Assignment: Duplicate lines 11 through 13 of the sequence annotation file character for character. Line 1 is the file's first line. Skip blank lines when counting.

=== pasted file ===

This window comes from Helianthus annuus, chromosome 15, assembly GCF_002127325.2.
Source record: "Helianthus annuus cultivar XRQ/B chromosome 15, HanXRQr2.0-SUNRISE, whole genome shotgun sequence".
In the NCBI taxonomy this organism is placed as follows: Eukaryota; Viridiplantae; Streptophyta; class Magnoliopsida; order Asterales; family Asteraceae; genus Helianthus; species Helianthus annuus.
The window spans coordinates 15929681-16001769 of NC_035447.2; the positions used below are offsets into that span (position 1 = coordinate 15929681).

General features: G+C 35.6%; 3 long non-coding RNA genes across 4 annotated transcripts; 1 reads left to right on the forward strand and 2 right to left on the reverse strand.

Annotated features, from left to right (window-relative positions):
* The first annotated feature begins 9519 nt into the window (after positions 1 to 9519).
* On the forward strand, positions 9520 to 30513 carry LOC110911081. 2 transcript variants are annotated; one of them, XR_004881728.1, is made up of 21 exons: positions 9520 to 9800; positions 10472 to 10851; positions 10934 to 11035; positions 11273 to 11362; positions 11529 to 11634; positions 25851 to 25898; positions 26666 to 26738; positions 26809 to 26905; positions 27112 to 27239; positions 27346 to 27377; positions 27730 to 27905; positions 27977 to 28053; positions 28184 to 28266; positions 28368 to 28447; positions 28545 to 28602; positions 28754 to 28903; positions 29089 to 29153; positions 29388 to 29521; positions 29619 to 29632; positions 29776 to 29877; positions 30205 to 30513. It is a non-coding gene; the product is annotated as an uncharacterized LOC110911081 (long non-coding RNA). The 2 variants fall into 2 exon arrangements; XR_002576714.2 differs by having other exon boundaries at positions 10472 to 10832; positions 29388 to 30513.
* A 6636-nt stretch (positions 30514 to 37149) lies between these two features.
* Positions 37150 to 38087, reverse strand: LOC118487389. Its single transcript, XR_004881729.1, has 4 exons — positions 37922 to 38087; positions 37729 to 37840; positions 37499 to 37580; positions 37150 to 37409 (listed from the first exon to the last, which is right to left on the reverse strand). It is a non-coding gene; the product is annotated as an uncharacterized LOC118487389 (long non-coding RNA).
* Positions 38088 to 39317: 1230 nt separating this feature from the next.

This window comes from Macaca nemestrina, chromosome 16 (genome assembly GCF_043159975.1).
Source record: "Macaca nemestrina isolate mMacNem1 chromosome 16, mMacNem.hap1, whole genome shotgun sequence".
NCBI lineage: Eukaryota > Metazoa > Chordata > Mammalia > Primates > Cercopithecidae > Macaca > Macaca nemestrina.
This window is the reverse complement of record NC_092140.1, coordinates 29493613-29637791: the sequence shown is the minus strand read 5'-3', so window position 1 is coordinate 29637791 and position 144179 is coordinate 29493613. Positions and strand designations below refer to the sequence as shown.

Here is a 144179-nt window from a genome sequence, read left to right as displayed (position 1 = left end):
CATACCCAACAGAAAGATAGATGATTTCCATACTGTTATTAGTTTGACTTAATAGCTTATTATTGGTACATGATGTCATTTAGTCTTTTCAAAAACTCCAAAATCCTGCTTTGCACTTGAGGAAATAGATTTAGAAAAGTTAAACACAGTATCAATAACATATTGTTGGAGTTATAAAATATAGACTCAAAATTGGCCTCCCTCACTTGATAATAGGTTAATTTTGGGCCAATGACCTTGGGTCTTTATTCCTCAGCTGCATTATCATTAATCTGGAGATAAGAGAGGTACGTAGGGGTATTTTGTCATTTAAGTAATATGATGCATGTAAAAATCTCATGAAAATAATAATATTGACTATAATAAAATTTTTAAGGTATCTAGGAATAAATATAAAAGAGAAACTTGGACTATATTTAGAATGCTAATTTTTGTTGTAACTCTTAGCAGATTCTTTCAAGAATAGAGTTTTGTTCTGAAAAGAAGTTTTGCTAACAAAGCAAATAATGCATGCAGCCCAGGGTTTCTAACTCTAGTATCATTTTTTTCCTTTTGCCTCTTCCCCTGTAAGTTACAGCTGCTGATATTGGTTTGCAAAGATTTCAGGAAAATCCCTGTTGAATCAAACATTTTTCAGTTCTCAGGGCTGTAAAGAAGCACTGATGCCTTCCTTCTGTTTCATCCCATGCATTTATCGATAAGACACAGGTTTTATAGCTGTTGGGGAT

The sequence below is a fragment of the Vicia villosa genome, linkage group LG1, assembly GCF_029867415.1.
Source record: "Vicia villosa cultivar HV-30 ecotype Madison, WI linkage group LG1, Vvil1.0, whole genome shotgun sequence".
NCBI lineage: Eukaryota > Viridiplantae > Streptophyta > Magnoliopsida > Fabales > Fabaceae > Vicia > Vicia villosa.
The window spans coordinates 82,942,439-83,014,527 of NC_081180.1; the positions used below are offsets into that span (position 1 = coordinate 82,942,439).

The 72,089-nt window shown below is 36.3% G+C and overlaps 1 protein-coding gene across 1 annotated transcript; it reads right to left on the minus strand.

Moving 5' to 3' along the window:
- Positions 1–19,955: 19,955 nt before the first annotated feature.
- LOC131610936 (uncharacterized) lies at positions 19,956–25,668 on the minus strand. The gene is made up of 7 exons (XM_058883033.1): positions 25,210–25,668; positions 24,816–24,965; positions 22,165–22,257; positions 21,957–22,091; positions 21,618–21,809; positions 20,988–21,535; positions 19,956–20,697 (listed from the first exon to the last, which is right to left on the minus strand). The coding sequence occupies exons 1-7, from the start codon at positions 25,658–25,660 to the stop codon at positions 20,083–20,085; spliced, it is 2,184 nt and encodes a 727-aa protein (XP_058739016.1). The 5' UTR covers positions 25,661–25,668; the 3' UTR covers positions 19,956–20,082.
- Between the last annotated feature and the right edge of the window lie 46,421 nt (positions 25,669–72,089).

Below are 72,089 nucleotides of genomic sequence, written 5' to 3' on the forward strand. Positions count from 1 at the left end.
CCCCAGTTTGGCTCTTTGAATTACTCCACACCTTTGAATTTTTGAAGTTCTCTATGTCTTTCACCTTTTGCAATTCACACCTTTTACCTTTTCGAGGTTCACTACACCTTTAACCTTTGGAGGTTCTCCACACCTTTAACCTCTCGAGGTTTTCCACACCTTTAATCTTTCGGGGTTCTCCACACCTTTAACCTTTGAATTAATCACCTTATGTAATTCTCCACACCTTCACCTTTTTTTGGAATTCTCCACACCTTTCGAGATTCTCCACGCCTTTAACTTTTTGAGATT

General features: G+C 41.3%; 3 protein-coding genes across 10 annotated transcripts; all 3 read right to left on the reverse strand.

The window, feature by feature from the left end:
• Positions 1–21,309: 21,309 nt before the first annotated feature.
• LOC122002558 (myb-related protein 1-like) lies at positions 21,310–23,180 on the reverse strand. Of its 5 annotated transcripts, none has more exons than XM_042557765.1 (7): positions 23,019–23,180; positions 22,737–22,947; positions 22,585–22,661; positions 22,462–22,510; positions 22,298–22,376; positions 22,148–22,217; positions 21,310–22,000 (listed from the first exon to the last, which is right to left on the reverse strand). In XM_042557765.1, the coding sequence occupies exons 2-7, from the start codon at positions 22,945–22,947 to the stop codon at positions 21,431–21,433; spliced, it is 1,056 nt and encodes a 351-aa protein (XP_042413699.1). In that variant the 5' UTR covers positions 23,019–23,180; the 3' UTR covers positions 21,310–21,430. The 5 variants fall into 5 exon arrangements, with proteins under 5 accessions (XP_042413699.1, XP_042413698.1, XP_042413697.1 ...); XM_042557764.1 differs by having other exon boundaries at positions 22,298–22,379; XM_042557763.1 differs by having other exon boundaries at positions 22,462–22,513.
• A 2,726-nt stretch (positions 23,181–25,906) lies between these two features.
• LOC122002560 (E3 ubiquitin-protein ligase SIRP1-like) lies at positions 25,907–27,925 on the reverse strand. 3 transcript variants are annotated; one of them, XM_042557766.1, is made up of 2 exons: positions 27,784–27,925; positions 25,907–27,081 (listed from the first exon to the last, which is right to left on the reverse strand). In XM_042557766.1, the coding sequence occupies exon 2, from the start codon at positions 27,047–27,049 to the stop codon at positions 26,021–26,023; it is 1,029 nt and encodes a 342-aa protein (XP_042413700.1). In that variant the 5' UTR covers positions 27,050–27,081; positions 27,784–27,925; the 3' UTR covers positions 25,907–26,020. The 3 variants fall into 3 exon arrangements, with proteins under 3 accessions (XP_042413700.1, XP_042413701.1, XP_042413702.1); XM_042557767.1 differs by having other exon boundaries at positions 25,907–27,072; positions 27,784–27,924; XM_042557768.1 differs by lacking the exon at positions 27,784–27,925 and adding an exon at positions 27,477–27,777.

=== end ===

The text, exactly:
* Positions 38088 to 39317: 1230 nt separating this feature from the next.

This window comes from Macaca nemestrina, chromosome 16 (genome assembly GCF_043159975.1).
Source record: "Macaca nemestrina isolate mMacNem1 chromosome 16, mMacNem.hap1, whole genome shotgun sequence".